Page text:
Movie Review: Fifty Shades of Grey

CAST: Dakota Johnson, Jamie Dornan, Jennifer Ehle, Eloise Mumford, Victor Rasuk, Luke Grimes, Marcia Gray Harden, Rita Ora, Max Martini, Callum Keith Rennie

DIRECTOR: Sam Taylor-Johnson

WRITER: Kelly Marcel, E.L. James



No other film in recent recollection has generated more anticipation, debate, and interest than the screen adaptation of E.L. James’ publishing hit. For die-hard fans, it is a not-to-be-missed occasion to see the characters fleshed out in celluloid spectacle. For haters, a golden moment to corroborate their long-held criticisms. For others, like me, it is a chance to understand all the bondage brouhaha. Expectations run high because the source material is the stuff of smut silliness. Therefore, it is a terrible disappointment, since it is nothing but a staid melodrama bereft of notable erotic scenes.

Director Sam Taylor-Johnson, a competent filmmaker by all accounts, tried her best to create a decent movie out of the books. First, it is apparent she sought out to make Steele the more significant character, a good decision since Johnson is a terrific actress. Second, most, if not all the carnal encounters of the lead characters are done in tasteful manner. There is consideration as the camera pans from her breasts, to her thighs, to his torso, to his buttocks. There is gentleness as the ice cube slides or as the peacock feather bristles her skin. Still, no amount of artistic competence and restraint can make up for its biggest problem, the source material. The third act, for example, is a tedious back and forth discourse about an unsigned contract. To be fair, the contract bargaining is the highlight of the entire film — a skilled, modern presentation of gender politics and argumentation of the acceptable and the taboo. But it is not enough to make up for all the sins of the entire film. Unless the filmmakers abandon the books altogether, the adaptation shall remain dreadful.

Dreadful is also the apt description for the performance of Jamie Dornan. If it is too harsh, then lackluster. Dull and colorless, his acting range seems limited to taking his shirt off. He has the charisma of an unused bottle  Creating something more out of his character, like adding nuance perhaps, could make it better. Johnson did more for her role as she injected humor and understanding to a character suffering from repetitious lip-biting. Still, there is no guarantee if other actors could provide a better Christian experience; but it is certain Dornan is not the man for the spanking job. Michael Fassbender has the requisite charisma and brutish presence to make the character successful but he is too smart to take on such a role.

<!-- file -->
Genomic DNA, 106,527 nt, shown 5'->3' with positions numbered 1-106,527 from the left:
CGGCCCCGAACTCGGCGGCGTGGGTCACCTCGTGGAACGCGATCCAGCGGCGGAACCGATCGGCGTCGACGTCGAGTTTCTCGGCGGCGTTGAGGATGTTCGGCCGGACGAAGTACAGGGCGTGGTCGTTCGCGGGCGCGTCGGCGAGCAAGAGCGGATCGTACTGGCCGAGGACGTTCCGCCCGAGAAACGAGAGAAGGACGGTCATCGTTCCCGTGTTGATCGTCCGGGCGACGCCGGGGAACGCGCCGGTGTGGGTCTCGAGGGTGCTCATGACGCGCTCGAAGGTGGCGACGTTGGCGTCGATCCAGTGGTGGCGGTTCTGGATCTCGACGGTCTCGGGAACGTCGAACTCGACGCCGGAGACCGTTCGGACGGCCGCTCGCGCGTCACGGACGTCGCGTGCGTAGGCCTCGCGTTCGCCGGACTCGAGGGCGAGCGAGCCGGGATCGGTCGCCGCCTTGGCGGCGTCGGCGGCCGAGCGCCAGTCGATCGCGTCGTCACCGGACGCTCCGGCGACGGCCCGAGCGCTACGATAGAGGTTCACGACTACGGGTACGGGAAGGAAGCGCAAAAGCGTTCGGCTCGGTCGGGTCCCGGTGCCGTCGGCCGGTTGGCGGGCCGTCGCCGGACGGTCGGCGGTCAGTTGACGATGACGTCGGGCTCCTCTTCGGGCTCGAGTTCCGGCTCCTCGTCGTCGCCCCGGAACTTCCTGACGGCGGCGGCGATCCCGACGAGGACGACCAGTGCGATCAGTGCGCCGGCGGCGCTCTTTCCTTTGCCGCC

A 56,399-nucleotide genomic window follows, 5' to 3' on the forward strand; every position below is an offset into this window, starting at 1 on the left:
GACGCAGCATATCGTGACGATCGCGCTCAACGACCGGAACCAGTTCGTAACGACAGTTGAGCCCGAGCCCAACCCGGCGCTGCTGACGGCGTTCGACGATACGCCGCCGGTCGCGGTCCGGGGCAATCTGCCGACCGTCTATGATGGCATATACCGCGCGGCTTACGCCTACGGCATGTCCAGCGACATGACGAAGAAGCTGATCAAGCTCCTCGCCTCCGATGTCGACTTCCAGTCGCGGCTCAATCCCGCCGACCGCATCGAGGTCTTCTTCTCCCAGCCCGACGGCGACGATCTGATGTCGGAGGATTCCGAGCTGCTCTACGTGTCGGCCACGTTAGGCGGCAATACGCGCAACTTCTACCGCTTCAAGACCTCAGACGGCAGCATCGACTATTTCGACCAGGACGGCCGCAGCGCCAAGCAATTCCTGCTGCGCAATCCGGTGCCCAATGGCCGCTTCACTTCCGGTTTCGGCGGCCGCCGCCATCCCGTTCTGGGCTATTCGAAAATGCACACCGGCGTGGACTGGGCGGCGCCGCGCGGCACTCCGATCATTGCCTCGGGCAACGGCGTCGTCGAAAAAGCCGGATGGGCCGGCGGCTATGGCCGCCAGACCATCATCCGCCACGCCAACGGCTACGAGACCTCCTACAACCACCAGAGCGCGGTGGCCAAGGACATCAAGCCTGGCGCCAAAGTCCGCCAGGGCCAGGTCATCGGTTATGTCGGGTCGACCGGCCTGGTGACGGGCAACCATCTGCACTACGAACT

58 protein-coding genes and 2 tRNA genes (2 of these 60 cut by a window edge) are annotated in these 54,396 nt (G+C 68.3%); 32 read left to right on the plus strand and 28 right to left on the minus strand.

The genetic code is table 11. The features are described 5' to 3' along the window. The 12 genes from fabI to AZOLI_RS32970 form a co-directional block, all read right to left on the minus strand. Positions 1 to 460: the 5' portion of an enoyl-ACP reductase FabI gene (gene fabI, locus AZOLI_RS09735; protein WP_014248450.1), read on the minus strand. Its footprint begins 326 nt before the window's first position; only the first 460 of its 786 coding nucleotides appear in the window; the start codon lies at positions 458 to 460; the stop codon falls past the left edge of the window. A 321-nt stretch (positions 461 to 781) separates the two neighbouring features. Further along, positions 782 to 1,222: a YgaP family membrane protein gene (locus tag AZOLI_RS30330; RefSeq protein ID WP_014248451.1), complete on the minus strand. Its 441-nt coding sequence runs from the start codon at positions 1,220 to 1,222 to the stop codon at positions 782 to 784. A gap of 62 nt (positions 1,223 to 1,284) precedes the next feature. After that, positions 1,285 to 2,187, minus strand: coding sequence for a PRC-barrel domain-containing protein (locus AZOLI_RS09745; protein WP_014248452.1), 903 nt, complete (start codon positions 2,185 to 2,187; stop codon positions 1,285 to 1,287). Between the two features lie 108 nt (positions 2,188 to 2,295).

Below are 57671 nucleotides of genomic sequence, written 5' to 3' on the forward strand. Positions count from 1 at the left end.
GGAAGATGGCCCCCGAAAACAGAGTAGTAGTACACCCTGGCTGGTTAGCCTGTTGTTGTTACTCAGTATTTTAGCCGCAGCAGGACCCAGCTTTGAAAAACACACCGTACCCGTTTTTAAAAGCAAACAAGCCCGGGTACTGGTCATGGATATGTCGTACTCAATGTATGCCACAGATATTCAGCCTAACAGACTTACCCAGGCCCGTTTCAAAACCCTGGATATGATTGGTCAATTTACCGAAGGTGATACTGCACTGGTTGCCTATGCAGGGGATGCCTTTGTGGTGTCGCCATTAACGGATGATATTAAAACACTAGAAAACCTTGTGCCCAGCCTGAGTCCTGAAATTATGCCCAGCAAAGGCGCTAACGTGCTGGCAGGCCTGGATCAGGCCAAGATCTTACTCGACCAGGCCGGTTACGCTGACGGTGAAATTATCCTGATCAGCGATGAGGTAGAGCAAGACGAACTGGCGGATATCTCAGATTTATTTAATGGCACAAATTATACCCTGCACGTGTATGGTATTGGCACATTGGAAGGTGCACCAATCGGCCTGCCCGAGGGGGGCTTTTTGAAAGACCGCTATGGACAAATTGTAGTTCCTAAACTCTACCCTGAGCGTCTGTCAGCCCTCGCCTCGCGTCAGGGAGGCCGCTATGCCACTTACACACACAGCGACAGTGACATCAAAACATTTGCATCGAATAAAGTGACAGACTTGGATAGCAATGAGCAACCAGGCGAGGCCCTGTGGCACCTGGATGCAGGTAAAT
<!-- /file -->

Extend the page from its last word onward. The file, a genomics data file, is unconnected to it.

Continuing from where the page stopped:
The surprising dreariness prompts one to ask if camping is the proper response to the problem. Each time I see the Red Room of Pain, I kept hoping it is a prelude to an all-out blindfolded, tied up, cuffed-up forbidden chamber action, just so to break the boredom. All sorts of tools of the kink trade litter the infamous room. Perverse accouterments like chains, floggers, and specialized furniture are arranged throughout the dungeon of desire. None of it utilized except for one flogger at the latter end of the film. In hindsight though, I felt the director made the correct decision of not camping up the film. She is too intelligent for such gimmicks. Chances are, she and Dakota Johnson, will come out battered and bruised from the potential camp catastrophe. A misfortune if it happens because Johnson is a revelation.

Much has been said about the infantile depiction of carnal pleasures in modern films. Despite the copious amount of skin, most films lack the heart and soul to arouse the audience into proper and mature reflection. Good erotic films heighten the senses, seduce the imagination, and provide real hones emotions. None of these qualities are present in this film.





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